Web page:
So instead of using pills and potions to keep myself awake, and help me go to sleep, I use food to do the same thing. For me breakfast is best if it’s higher in protein, more eggs, milk, less toast & jam… same thing goes for lunch, higher protein intake, fish, chicken, some vegetables, less breads, sweets and such and I am able to stay awake, alert, fresh and doing the things I need to do. Now one food that is a protein but tends to make most of us sleepy is turkey, remember how you feel after eating Thanksgiving or Christmas dinner with turkey and all the trimmings? Well it’s known that tryptophan in turkey is the culprit there, well that and all the other “trimmings” we tend to eat with the meal, so eat chicken to stay awake, eat turkey to get sleepy.

Now when it comes to dinner (or supper, whatever you want to call it), that’s when I am likely to add on the carbs, the breads, desserts and such, I love eating a bowl of oatmeal or cereal for dessert or a snack, these things slow me down, make me sleepy, that’s when I need to be able to go to sleep for the night.

I don’t know if this is scientific or medically sound, I just know this is what works for me, while I’m not a health nut, I do try to eat healthy, or at the very least, make healthier choices. Perhaps if you are having that after lunch slump, you could try eating more protein and less carbs, see if that helps you get through from lunch to dinner in a more alert state. Same applies for later in the day, if you have trouble going to sleep, see if eating a few more carbs doesn’t help you get sleepy.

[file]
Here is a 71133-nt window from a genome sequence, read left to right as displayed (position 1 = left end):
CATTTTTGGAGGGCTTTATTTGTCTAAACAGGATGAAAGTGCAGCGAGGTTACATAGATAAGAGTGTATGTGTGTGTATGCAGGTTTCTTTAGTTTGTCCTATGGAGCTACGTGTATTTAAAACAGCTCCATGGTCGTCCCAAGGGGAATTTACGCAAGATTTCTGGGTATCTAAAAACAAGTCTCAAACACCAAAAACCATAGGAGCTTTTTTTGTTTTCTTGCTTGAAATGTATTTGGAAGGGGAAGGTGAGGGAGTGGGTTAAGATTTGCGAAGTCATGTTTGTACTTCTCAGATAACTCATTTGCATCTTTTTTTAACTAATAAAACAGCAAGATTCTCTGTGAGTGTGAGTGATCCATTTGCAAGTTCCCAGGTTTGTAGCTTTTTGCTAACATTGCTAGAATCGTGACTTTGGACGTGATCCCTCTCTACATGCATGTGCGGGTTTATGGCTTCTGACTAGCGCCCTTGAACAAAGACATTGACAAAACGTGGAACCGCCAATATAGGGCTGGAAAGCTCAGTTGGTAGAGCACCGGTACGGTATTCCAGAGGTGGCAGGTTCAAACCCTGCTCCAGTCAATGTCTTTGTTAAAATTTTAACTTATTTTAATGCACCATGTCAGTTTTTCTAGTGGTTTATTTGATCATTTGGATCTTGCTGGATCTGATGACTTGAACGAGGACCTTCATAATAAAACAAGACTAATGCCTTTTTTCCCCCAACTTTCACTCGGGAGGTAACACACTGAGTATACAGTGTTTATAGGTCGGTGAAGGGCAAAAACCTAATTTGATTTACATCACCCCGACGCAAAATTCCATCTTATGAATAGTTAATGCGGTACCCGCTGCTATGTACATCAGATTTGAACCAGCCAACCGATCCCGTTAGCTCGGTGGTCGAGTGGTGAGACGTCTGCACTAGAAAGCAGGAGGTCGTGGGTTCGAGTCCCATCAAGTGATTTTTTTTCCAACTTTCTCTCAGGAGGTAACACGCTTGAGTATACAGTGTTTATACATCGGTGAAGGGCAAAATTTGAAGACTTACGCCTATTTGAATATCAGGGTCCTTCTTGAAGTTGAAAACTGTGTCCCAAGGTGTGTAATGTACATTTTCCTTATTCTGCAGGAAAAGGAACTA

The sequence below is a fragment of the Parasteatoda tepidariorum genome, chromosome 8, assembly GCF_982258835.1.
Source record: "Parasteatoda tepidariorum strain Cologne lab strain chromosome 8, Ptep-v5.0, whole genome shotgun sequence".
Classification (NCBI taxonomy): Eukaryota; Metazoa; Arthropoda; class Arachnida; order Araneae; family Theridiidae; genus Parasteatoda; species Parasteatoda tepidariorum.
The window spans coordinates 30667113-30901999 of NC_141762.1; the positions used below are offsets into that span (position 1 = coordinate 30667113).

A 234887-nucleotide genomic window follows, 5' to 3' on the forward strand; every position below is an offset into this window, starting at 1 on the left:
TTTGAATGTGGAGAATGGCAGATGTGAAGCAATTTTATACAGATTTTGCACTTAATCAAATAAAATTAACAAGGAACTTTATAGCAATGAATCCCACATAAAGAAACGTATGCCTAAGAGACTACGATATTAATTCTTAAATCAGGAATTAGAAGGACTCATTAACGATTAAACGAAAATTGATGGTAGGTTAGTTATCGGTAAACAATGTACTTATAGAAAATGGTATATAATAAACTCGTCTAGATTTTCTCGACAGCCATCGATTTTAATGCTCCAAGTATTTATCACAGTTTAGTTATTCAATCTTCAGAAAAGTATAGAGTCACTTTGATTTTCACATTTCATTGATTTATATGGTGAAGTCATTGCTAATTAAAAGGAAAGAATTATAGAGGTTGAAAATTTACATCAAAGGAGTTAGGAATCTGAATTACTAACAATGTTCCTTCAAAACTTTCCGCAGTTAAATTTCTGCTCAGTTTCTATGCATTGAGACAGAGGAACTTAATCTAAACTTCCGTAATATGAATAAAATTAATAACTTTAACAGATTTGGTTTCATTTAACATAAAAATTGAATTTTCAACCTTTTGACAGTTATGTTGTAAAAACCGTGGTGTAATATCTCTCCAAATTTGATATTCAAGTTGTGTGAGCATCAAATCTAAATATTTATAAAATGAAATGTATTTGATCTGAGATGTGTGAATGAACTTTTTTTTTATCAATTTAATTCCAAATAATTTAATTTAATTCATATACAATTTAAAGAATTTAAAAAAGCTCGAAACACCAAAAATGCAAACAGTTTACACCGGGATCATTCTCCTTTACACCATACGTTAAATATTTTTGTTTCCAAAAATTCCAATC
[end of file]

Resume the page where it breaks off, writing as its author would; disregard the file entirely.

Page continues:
This doesn’t work for everyone, for some people eating carbs late in the day will keep them awake, so you will have to experiment to see what works best for you, I am merely stating what works for me, protein to stay awake and alert, carbs to make me sleepy.

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5 Responses

  1. Once upon a time it gave me a caffeine high but I think it was the years spent in the Army that basically conditioned my body to ignore it, haha. A cup or two of coffee or one cup a tea in the late evening and I go right to sleep too :-)

  2. I believe conditioning has a lot to do with it as well. After years of relaxing with a cup of coffee or tea before bed I notice that I tend to get MORE sleepy/relaxed after a cup (no matter when I drink it).
    I especially like pickles here in the AZ desert. Amazingly refreshing when I’ve spent all morning outside on the ranch.
    Another great lunch treat that wont slow you down is corn chips served with fresh pico de gallo. The corn is broken down slower than the bleached flower counterparts and the fresh veggies give you a wonderful pick-me-up.

  3. One word … “PICKLES” !!!
    The high electrolyte content paired with the naturally refreshing nature perks you right up. Add a big pickle (or several smaller ones) to your lunch.
    Also, I slowed my diet of breakfast eggs and instead consume them hard boiled with lunch.
    Keep in mind the difference between simple carbs and complex carbs. All carbs are heavy on the gut and induce sleepiness but complex carbs dont give you the glucose crash that drives you straight into that oh so comfy looking recliner ;-)